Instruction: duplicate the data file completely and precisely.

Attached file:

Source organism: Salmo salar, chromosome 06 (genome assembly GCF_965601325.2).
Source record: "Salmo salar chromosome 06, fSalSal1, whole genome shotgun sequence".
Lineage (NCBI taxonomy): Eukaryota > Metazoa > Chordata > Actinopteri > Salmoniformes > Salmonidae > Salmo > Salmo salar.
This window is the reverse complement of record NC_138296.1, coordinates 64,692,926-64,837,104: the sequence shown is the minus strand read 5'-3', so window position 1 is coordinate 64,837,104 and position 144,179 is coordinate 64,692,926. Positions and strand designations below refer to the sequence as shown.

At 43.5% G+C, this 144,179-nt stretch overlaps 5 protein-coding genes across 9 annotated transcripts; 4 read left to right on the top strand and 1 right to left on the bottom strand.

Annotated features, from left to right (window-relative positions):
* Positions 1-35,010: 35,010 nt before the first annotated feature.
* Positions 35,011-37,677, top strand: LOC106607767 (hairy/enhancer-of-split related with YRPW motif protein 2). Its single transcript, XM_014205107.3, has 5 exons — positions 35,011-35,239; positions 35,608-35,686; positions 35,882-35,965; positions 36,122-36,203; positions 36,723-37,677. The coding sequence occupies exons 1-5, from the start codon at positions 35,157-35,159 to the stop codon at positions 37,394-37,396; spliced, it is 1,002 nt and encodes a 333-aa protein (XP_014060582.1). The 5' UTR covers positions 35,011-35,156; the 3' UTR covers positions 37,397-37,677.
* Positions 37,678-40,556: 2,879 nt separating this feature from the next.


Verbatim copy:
Source organism: Salmo salar, chromosome 06 (genome assembly GCF_965601325.2).
Source record: "Salmo salar chromosome 06, fSalSal1, whole genome shotgun sequence".
Lineage (NCBI taxonomy): Eukaryota > Metazoa > Chordata > Actinopteri > Salmoniformes > Salmonidae > Salmo > Salmo salar.
This window is the reverse complement of record NC_138296.1, coordinates 64,692,926-64,837,104: the sequence shown is the minus strand read 5'-3', so window position 1 is coordinate 64,837,104 and position 144,179 is coordinate 64,692,926. Positions and strand designations below refer to the sequence as shown.

At 43.5% G+C, this 144,179-nt stretch overlaps 5 protein-coding genes across 9 annotated transcripts; 4 read left to right on the top strand and 1 right to left on the bottom strand.

Annotated features, from left to right (window-relative positions):
* Positions 1-35,010: 35,010 nt before the first annotated feature.
* Positions 35,011-37,677, top strand: LOC106607767 (hairy/enhancer-of-split related with YRPW motif protein 2). Its single transcript, XM_014205107.3, has 5 exons — positions 35,011-35,239; positions 35,608-35,686; positions 35,882-35,965; positions 36,122-36,203; positions 36,723-37,677. The coding sequence occupies exons 1-5, from the start codon at positions 35,157-35,159 to the stop codon at positions 37,394-37,396; spliced, it is 1,002 nt and encodes a 333-aa protein (XP_014060582.1). The 5' UTR covers positions 35,011-35,156; the 3' UTR covers positions 37,397-37,677.
* Positions 37,678-40,556: 2,879 nt separating this feature from the next.